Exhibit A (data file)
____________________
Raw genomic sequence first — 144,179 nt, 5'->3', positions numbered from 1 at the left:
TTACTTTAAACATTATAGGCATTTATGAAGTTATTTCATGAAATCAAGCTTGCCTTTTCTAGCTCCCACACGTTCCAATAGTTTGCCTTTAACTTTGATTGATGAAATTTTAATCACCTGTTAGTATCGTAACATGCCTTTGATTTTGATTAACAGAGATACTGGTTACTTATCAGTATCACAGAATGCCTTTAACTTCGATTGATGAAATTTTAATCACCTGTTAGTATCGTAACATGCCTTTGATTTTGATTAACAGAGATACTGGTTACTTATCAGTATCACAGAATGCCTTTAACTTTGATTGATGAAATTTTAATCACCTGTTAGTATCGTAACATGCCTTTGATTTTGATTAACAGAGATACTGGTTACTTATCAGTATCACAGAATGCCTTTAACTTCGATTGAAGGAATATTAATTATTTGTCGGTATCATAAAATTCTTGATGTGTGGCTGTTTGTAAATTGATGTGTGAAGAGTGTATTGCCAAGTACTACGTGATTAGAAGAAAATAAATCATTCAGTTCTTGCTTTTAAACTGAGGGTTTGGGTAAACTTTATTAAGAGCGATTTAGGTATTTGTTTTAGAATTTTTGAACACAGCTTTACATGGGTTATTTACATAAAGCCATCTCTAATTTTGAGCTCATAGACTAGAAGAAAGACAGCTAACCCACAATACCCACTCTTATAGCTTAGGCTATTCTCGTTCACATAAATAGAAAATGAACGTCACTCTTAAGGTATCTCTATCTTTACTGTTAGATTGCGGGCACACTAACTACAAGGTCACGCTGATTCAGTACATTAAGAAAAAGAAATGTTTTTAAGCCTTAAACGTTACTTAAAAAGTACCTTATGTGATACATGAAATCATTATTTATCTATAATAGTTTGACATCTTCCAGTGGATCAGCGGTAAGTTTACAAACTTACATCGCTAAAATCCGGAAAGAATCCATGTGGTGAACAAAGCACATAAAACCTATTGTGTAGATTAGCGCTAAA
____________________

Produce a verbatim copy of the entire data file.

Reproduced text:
Raw genomic sequence first — 144,179 nt, 5'->3', positions numbered from 1 at the left:
TTACTTTAAACATTATAGGCATTTATGAAGTTATTTCATGAAATCAAGCTTGCCTTTTCTAGCTCCCACACGTTCCAATAGTTTGCCTTTAACTTTGATTGATGAAATTTTAATCACCTGTTAGTATCGTAACATGCCTTTGATTTTGATTAACAGAGATACTGGTTACTTATCAGTATCACAGAATGCCTTTAACTTCGATTGATGAAATTTTAATCACCTGTTAGTATCGTAACATGCCTTTGATTTTGATTAACAGAGATACTGGTTACTTATCAGTATCACAGAATGCCTTTAACTTTGATTGATGAAATTTTAATCACCTGTTAGTATCGTAACATGCCTTTGATTTTGATTAACAGAGATACTGGTTACTTATCAGTATCACAGAATGCCTTTAACTTCGATTGAAGGAATATTAATTATTTGTCGGTATCATAAAATTCTTGATGTGTGGCTGTTTGTAAATTGATGTGTGAAGAGTGTATTGCCAAGTACTACGTGATTAGAAGAAAATAAATCATTCAGTTCTTGCTTTTAAACTGAGGGTTTGGGTAAACTTTATTAAGAGCGATTTAGGTATTTGTTTTAGAATTTTTGAACACAGCTTTACATGGGTTATTTACATAAAGCCATCTCTAATTTTGAGCTCATAGACTAGAAGAAAGACAGCTAACCCACAATACCCACTCTTATAGCTTAGGCTATTCTCGTTCACATAAATAGAAAATGAACGTCACTCTTAAGGTATCTCTATCTTTACTGTTAGATTGCGGGCACACTAACTACAAGGTCACGCTGATTCAGTACATTAAGAAAAAGAAATGTTTTTAAGCCTTAAACGTTACTTAAAAAGTACCTTATGTGATACATGAAATCATTATTTATCTATAATAGTTTGACATCTTCCAGTGGATCAGCGGTAAGTTTACAAACTTACATCGCTAAAATCCGGAAAGAATCCATGTGGTGAACAAAGCACATAAAACCTATTGTGTAGATTAGCGCTAAA